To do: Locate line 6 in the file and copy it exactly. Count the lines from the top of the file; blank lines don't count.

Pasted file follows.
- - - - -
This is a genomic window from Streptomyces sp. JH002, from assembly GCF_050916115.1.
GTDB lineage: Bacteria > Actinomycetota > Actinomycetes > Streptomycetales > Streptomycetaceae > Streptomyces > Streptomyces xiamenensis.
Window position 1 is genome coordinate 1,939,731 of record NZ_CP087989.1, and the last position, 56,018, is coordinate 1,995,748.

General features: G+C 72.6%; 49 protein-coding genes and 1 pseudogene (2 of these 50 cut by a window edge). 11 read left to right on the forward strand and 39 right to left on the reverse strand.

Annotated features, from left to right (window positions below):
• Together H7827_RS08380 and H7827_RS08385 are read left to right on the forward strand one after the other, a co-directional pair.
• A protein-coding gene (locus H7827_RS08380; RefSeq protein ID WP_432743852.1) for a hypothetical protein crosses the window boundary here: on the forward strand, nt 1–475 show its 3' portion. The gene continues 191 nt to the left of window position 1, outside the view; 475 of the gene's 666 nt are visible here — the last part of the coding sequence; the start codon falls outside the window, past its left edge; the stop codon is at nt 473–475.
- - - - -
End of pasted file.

• Together H7827_RS08380 and H7827_RS08385 are read left to right on the forward strand one after the other, a co-directional pair.